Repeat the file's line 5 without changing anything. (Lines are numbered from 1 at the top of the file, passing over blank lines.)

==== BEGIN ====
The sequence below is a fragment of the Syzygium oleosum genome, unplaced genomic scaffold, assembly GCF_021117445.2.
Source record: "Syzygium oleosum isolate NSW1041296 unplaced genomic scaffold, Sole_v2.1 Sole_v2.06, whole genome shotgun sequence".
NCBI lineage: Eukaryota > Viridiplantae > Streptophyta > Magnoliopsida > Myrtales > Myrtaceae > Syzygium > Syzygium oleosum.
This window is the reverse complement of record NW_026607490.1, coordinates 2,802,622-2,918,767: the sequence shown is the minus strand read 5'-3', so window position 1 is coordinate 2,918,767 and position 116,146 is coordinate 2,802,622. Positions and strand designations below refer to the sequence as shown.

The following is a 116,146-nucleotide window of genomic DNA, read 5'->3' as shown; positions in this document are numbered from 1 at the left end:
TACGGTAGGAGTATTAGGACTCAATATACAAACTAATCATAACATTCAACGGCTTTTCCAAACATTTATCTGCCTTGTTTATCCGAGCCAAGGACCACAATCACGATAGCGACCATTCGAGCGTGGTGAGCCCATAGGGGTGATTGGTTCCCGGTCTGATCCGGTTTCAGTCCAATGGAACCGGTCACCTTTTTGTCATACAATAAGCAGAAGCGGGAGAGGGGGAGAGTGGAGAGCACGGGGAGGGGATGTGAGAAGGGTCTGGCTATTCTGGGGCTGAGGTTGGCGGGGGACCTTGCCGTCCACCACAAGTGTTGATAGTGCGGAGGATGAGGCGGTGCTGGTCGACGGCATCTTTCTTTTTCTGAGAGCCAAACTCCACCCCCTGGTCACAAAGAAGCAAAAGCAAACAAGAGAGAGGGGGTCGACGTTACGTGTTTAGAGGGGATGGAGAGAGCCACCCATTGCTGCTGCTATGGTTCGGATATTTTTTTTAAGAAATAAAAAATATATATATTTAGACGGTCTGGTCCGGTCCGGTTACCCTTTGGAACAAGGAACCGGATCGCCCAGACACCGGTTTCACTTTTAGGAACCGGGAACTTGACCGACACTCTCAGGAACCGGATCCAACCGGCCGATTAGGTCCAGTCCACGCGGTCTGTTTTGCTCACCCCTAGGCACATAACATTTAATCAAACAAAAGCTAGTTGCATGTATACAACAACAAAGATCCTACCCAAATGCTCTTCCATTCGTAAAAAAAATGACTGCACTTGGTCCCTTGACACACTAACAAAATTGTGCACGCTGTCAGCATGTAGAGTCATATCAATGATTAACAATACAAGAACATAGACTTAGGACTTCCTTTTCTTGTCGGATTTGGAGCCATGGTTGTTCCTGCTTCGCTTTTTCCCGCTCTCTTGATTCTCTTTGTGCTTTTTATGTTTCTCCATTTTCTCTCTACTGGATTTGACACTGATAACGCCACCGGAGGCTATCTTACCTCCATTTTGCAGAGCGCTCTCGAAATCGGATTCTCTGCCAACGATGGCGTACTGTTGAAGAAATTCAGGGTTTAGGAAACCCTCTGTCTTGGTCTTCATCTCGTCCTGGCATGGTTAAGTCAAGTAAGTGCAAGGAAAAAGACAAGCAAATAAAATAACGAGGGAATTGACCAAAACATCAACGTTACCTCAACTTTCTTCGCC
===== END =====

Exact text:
The following is a 116,146-nucleotide window of genomic DNA, read 5'->3' as shown; positions in this document are numbered from 1 at the left end: